With the excitement, thrills and expectations around Valentine's Day, it can be a perfect opportunity for parents to talk to their teen about building healthy, respectful relationships. As difficult as it can be start a conversation about the 'birds and the bees', Dr. Ashley Miller, a psychiatrist with BC Children's Hospital, recommends parents start these conversations sooner rather than later.
"It can be a tough topic to face with your teen, knowing what to say or when, but you can start with the basics of defining what a healthy relationship looks like," says Dr. Miller. "It's important to not just focus on sexual education but to also talk about the characteristics of healthy relationships such as mutual respect, trust, honesty and communication."
Opening the lines of communication can help teens feel more comfortable sharing their feelings, and a reminder that their parents are there to support them when they need it.
And if you're a teen who's dating or entering a relationship with someone, Dr. Miller reminds teens to trust their gut, and recognize what makes them feel good or bad.
"It's important to be aware of how you feel in your relationships – if it's adding stress to your life or if this person is not making you feel good about yourself, then it's important to not compromise yourself," says Dr. Miller. "Entering the dating world or thinking about potential dating partners should be enjoyable, and teens should not feel pressured to do anything that makes them feel uncomfortable."
We're also reminding parents and caregivers that while Valentine's Day may be an opportune time to discuss relationships with your teen, it's important to keep these conversations going. If you need extra support with navigating healthy relationships or how to talk about it, there are resources available:
- Kelty Mental Health Resource Centre: a provincial resource centre that provides mental health and substance use information, resources, and peer support to children, youth and their families from across BC.
- Foundrybc.ca: a website that provides young people and families with a one-stop access point for mental health and well-being, substance use, social support and services, navigation assistance and self-management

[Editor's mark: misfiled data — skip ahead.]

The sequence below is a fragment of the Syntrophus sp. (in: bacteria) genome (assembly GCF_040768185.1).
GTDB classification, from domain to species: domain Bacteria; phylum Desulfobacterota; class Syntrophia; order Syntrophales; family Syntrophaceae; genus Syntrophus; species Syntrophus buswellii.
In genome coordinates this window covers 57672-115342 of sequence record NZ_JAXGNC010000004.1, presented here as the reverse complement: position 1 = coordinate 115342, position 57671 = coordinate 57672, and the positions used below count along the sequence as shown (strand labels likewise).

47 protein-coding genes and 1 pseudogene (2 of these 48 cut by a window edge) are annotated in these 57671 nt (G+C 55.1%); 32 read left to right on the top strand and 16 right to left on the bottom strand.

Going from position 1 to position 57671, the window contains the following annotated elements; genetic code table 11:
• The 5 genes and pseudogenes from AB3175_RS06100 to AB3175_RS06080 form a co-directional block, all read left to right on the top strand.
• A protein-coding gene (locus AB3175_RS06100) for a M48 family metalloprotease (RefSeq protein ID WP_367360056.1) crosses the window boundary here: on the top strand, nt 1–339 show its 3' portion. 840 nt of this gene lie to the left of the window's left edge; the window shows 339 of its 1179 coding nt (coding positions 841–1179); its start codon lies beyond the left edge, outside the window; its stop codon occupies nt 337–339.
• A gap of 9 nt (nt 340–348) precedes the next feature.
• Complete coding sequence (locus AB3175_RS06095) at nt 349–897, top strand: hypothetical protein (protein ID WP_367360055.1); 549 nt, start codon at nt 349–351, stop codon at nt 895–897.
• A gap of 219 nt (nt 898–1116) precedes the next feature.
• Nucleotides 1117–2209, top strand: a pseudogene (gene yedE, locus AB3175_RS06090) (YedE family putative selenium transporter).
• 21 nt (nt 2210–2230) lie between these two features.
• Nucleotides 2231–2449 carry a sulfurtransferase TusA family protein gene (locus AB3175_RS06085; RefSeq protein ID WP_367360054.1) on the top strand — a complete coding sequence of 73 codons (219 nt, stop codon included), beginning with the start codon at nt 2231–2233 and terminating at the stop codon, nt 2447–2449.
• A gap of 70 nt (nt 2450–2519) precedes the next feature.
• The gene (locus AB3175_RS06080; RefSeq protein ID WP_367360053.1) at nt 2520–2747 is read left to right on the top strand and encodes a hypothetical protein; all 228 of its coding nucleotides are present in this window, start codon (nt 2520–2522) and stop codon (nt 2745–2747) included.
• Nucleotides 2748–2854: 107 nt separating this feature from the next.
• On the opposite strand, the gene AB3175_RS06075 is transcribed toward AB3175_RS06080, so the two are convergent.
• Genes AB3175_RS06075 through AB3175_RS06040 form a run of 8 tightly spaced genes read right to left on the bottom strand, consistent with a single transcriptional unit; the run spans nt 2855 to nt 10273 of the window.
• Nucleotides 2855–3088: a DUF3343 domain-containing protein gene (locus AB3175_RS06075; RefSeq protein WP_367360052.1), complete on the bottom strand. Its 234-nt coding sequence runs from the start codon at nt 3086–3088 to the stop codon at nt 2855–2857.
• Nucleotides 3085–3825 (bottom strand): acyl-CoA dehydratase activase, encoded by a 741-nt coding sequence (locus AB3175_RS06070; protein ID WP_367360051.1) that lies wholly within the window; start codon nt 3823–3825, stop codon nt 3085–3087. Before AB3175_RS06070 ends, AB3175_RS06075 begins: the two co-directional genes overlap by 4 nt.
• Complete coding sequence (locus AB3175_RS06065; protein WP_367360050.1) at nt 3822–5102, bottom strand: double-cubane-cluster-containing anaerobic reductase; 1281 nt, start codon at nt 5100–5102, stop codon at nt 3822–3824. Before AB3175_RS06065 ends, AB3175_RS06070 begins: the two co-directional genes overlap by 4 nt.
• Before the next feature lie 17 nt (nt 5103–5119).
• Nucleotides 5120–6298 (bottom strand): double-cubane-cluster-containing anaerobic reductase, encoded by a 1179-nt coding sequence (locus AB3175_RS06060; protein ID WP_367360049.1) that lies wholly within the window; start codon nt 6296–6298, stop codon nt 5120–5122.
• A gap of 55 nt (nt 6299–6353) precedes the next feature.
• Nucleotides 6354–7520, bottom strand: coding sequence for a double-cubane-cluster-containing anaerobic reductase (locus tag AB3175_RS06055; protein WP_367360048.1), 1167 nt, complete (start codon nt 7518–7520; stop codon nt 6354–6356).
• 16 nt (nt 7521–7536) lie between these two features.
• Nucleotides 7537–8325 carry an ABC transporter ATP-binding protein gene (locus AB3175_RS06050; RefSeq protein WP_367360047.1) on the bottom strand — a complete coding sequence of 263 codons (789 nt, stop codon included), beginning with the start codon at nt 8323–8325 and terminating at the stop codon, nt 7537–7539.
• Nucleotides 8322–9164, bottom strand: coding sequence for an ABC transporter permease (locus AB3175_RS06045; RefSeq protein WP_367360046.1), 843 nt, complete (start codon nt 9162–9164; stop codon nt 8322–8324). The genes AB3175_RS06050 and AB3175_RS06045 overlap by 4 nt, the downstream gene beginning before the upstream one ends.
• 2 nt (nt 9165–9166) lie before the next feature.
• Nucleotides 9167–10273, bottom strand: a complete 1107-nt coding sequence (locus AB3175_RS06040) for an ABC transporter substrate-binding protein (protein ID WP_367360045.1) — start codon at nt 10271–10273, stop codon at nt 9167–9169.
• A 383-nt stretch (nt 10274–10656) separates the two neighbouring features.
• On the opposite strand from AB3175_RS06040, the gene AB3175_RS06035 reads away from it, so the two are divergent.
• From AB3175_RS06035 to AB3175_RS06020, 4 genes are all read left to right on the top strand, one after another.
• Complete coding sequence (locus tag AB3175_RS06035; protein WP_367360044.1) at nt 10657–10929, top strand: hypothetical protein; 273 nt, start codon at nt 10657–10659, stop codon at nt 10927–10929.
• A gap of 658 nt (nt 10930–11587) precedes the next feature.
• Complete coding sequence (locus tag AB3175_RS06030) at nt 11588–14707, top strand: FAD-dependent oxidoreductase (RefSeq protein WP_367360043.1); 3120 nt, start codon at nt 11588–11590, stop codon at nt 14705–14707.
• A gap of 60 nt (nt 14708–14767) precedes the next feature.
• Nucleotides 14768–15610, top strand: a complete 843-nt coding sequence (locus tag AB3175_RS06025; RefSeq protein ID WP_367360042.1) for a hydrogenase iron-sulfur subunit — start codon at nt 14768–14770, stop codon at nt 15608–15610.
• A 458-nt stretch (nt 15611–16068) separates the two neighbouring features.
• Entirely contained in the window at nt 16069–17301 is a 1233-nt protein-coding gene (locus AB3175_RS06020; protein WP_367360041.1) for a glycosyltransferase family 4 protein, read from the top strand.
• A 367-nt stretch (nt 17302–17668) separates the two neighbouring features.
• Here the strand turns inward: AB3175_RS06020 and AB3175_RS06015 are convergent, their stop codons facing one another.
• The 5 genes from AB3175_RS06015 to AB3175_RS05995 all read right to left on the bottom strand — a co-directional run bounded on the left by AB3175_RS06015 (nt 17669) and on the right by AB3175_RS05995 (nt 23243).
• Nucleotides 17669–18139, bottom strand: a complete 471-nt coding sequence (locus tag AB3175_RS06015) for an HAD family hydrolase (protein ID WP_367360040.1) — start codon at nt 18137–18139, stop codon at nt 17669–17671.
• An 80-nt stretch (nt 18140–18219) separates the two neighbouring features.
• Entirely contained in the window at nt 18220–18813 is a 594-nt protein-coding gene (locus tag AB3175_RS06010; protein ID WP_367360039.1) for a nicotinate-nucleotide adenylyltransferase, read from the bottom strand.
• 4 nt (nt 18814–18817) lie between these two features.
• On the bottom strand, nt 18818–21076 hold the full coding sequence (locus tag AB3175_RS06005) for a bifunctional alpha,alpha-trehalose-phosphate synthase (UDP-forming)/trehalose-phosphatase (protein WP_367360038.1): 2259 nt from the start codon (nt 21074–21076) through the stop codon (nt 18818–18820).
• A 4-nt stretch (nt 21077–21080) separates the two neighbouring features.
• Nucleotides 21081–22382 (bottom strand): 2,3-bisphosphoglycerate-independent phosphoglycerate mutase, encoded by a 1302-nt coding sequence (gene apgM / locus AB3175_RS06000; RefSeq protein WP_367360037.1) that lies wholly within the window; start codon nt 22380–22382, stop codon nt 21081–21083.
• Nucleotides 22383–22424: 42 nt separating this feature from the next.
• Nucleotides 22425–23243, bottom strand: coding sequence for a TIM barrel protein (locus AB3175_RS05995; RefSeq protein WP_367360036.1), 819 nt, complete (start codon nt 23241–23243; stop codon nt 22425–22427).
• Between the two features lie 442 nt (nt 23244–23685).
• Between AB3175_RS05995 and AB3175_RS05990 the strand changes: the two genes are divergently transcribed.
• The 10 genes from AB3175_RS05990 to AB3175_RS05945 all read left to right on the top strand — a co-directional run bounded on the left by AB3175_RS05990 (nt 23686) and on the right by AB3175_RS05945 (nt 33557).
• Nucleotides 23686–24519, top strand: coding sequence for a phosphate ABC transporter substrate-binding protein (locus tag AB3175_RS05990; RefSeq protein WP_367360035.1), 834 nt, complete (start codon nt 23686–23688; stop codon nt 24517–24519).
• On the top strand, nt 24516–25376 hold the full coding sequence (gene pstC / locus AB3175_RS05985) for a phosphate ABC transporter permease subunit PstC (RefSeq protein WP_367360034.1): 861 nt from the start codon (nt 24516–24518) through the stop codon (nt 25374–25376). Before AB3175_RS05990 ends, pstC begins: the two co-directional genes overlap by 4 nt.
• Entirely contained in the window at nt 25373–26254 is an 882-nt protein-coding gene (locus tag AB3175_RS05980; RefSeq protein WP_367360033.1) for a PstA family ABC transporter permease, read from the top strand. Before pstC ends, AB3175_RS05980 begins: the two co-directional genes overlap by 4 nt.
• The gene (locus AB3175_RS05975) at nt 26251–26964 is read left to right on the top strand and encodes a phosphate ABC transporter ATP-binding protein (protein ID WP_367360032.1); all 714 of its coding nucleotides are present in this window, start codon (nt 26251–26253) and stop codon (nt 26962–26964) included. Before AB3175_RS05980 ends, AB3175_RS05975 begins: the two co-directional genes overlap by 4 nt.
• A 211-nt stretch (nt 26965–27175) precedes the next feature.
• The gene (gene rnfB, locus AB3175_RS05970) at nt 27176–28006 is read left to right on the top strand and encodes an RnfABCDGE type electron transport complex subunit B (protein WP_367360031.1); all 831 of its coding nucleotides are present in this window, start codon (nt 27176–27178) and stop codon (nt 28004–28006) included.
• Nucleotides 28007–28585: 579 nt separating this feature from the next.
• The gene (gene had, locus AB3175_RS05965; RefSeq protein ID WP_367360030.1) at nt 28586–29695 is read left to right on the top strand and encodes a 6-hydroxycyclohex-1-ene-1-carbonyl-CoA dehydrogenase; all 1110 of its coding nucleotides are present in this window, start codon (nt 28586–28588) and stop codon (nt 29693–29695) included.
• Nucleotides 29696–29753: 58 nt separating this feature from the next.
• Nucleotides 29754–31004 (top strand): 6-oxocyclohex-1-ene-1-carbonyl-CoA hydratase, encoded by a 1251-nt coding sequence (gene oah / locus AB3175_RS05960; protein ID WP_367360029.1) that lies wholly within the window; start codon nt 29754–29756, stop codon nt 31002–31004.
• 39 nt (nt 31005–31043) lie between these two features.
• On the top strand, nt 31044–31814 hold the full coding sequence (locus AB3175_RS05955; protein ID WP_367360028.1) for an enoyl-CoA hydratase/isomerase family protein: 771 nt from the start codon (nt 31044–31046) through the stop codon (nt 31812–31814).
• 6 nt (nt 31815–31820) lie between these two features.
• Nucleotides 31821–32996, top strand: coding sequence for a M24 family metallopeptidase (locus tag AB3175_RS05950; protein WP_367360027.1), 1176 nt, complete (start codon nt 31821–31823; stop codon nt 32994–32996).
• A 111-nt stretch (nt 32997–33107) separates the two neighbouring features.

- BC Children's Hospital Youth Health Toolkit: created by and for youth, the toolkit contains info, tips and resources to support the relationships and sexual health needs of youth
- www.youthinbc.com: online resource where youth who need assistance can get help by having a real-time online chat (every day noon – 1am) with a trained volunteer
- Kids Help Phone: toll-free, 24-hour phone counselling, web counselling and referral service for young people
- Start conversations at a young age
- Remind your teen that you're there to support them, and can be an ear when they need to talk
- Try talking about the 'birds and the bees' as well as the basics of healthy relationships i.e. trust, honesty, respect, etc.
- Talk about consent for boys and girls and use examples i.e. making someone drink something they don't want to, sharing a picture or a piece of clothing, etc.
- Accept teens' gender/sexuality (LGBTQ+); non-acceptance by family is proven to increase mental health challenges and suicide risk
- Recognize that a 'teen romance' can be just as strong as adult relationships (it matters to the teen, affects mood for better or worse, devastation of some break-ups, etc.)
- Try modelling healthy relationships for your teen i.e. using conflict resolution when working through an issue
- Notice how people in your life affect your mood; if a relationship is always bringing you down or causing a lot of stress, something needs to change
- Trust your gut – know what you like and don't like. If you aren't into someone or something, don't compromise yourself
- Remember relationships should be a two-way street – making or keeping someone happy is not a good reason to do something
- Talk to your friends and loved ones about how you feel
- It's important to keep other friendships while you're going out with someone